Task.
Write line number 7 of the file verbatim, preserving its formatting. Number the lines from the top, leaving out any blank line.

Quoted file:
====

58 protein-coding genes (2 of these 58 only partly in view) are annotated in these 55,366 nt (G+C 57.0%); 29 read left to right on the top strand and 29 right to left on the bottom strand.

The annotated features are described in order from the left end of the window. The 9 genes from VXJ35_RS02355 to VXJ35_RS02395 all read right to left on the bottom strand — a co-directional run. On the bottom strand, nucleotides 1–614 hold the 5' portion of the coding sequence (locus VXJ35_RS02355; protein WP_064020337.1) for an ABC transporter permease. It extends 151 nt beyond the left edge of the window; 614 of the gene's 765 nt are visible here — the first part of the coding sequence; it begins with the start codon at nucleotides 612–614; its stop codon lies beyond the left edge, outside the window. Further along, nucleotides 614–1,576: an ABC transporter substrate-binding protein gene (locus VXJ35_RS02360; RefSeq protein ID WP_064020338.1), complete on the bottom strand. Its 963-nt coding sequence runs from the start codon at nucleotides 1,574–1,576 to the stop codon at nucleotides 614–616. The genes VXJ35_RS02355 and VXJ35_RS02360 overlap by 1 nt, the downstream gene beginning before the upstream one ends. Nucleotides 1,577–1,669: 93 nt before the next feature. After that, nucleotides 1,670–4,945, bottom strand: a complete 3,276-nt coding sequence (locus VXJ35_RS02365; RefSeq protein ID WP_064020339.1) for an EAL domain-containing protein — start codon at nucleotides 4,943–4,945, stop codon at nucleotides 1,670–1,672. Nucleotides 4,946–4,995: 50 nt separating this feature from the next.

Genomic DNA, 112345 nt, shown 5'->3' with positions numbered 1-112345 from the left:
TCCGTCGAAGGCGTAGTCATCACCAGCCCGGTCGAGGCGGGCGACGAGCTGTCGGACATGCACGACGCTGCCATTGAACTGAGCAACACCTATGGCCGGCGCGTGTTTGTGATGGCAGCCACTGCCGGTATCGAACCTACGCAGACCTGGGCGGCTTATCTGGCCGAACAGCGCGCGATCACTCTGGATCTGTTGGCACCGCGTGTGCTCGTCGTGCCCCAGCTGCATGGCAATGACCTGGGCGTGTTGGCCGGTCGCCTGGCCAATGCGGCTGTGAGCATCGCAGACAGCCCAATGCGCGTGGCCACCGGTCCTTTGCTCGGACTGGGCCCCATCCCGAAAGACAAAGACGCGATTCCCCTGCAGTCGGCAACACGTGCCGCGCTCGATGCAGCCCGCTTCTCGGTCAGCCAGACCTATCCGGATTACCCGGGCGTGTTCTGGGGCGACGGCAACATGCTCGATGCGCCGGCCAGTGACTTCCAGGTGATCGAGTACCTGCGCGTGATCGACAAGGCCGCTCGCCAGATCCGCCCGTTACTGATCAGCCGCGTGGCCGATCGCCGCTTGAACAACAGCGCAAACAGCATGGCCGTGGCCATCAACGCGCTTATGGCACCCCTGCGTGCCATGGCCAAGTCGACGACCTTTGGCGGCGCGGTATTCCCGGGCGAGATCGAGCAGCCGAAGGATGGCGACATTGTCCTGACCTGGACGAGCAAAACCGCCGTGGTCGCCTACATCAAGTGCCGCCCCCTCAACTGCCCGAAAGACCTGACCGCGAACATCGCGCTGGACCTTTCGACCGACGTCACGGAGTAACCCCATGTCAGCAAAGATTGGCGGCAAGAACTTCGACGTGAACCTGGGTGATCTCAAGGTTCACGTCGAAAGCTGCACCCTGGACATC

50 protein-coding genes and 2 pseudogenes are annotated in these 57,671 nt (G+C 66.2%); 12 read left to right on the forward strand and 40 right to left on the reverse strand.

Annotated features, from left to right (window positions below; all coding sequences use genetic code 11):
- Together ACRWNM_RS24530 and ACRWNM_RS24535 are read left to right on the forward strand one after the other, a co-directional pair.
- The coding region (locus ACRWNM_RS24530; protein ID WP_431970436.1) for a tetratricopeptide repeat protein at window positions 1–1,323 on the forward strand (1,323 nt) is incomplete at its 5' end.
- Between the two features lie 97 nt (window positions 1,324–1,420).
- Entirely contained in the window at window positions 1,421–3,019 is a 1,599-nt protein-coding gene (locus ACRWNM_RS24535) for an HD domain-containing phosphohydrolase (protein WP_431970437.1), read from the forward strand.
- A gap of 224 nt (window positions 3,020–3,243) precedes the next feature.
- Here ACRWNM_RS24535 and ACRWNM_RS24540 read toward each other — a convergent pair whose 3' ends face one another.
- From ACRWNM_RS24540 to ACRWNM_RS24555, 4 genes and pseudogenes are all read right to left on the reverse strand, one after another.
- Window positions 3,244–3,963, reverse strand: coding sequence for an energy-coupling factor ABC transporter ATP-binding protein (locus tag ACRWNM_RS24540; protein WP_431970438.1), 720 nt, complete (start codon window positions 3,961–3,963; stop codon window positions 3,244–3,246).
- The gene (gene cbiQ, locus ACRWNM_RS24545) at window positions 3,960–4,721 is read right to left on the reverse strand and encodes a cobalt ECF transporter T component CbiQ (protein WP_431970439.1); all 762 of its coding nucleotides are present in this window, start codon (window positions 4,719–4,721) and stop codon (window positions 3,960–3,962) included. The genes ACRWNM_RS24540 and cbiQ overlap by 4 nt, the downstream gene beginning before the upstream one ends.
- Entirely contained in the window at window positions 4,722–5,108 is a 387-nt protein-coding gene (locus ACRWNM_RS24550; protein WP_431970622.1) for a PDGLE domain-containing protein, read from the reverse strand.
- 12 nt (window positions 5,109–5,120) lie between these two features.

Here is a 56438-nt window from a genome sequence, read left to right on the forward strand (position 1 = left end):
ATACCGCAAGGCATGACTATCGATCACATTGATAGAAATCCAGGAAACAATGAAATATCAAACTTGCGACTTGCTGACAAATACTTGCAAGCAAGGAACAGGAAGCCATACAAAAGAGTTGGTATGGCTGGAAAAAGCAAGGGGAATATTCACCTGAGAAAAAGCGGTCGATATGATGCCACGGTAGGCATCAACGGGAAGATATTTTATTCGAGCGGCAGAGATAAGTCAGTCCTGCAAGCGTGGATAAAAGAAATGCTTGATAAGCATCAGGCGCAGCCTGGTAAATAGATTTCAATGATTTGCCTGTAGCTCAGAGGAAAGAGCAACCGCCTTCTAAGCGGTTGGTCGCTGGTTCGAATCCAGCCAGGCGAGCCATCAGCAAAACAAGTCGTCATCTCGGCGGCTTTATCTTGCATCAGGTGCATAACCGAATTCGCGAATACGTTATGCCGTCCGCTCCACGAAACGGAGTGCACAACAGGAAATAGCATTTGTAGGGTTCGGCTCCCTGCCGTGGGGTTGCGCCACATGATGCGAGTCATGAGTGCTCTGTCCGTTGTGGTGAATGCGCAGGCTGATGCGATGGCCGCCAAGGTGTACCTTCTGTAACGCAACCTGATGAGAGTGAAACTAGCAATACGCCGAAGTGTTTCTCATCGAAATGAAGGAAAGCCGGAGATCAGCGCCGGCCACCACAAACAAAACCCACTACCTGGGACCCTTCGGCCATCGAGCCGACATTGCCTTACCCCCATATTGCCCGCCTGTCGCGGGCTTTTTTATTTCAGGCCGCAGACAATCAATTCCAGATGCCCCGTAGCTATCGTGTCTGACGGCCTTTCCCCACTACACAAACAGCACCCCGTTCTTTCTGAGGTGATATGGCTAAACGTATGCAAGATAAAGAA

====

- Together ACRWNM_RS24530 and ACRWNM_RS24535 are read left to right on the forward strand one after the other, a co-directional pair.